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 NATIONAL CHURCH ARSON TASK FORCE ISSUES THIRD REPORT Arsons at Houses of Worship Continues to Decline




WASHINGTON, D.C. -- The National Church Arson Task Force issued its third report to the President today, highlighting statistics that indicate the number of arsons at houses of worship continues to decline. Task Force officials contribute their success, in part, to continued vigilance, well-publicized arrests and ongoing prevention efforts.

The Task Force's arrest rate of 35 percent continues to be more than twice the national average for arson cases and 287 defendants have been convicted in connection with 206 arsons or bombings.

"I applaud the Task Force's diligent efforts of the past three years, which have resulted in the continued decline of arsons at our nation's houses of worship," said Treasury Deputy Secretary Stuart Eizenstat. "The hard work of ATF, the FBI, federal prosecutors and state and local law enforcement authorities, in conjunction with HUD and FEMA, have led to the NCATF's success in arresting and prosecuting the arsonists, rebuilding burned houses of worship and preventing additional fires."

"Vigorous law enforcement efforts, increased coordination among federal, state and local agencies and the vigilance of the faith community have laid the groundwork for tremendous progress," said James E. Johnson, Undersecretary of the Treasury for Enforcement and co-chair of the Task Force. "This coordinated approach has been vital to our success and to the continued decline of church arsons. We remain committed and will continue to aggressively investigate and prosecute those responsible for these horrific crimes."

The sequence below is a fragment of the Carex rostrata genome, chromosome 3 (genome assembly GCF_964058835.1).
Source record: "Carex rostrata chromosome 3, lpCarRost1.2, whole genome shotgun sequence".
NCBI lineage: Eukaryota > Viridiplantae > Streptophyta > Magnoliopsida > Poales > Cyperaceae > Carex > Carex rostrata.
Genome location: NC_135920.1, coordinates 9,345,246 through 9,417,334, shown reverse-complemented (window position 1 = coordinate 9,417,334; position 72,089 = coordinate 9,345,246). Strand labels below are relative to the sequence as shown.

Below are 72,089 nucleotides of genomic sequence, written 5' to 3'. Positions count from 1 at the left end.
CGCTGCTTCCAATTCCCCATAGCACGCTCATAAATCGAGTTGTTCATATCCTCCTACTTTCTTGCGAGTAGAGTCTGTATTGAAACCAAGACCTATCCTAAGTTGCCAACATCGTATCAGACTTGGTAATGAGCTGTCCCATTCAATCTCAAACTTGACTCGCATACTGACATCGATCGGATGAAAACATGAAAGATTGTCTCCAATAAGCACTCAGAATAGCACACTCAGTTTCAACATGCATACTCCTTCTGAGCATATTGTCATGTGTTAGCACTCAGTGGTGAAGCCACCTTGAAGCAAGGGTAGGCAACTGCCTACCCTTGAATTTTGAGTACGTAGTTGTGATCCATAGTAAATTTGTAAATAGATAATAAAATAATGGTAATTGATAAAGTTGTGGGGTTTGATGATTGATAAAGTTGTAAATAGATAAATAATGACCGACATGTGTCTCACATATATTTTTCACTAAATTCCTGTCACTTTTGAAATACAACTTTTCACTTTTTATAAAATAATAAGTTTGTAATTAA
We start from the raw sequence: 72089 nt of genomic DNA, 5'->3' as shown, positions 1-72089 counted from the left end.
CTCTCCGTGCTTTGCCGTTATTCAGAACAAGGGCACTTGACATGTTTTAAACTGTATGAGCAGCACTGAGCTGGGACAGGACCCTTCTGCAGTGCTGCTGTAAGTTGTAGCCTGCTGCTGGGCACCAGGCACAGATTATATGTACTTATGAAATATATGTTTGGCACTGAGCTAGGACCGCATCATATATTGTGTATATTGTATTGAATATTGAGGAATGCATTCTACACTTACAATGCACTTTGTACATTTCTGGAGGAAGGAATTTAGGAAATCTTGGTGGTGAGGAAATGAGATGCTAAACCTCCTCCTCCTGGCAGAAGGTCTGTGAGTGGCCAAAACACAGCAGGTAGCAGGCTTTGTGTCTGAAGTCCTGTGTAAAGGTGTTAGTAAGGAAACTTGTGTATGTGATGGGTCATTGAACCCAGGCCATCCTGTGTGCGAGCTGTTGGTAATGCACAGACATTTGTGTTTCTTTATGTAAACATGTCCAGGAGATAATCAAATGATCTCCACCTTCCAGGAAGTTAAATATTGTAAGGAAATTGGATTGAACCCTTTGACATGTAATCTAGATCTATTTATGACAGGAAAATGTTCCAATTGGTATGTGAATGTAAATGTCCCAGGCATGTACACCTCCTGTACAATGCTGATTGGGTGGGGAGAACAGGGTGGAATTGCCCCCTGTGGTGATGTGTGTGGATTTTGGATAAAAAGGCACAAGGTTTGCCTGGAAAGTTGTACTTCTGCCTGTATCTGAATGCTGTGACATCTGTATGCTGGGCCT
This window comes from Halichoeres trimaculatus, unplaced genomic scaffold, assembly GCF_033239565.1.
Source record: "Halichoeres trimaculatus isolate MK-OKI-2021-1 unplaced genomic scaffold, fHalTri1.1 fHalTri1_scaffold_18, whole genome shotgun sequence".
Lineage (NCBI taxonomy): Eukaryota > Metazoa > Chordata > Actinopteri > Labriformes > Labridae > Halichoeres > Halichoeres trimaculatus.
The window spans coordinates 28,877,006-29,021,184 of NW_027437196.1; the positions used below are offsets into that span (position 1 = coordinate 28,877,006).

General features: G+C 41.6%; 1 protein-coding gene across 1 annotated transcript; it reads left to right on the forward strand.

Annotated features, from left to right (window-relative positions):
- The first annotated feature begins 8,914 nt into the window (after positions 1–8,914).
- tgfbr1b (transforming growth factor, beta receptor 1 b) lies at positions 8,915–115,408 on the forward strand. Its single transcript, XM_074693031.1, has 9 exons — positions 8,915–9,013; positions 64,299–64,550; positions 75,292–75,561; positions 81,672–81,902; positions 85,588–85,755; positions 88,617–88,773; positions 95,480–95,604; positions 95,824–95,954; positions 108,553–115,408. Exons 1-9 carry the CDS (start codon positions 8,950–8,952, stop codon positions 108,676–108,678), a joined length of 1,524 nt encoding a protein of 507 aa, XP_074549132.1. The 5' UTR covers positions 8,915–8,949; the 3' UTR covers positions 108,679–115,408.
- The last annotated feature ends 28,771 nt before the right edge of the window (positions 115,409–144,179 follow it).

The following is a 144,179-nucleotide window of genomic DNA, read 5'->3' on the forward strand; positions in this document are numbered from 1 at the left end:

"While these types of cases are often times difficult to investigate and prosecute, our cooperative efforts have brought tremendous success," said Bill Lann Lee, Acting Assistant Attorney General and co-chair of the Task Force. "The number of fires at houses of worship continues to decline, but even one burned church is too many -- we will not let up our efforts."

The Task Force's accomplishments include:

  • opening 827 investigations into arsons, bombings, or attempted bombings that have occurred at houses of worship between January 1995 and October 1999, resulting in the arrest of 364 suspects in connection with 294 of these investigations;
  • a 35 percent arrest rate in Task Force arson cases -- more than double the 16 percent rate of arsons in general;
  • convictions by federal, state and local prosecutors of 287 defendants in connection with 206 arsons or bombings at houses of worship between January 1995 and October 1999.

The Task Force also reported on recent indictments against Jay Scott Ballinger, who is suspected of starting fires at 29 churches in eight states. The indictments against Ballinger represent the largest number of fires linked to a single defendant since the Task Force was created.

The Task Force continues to work with U.S. Attorney's offices, ATF, the FBI and state and local authorities to investigate and prosecute arsons at houses of worship. The Department of Housing and Urban Development and the Federal Emergency Management Agency also continue to assist communities affected by these fires by providing rebuilding assistance and fire prevention information.

The Third Year Report is available on the internet at



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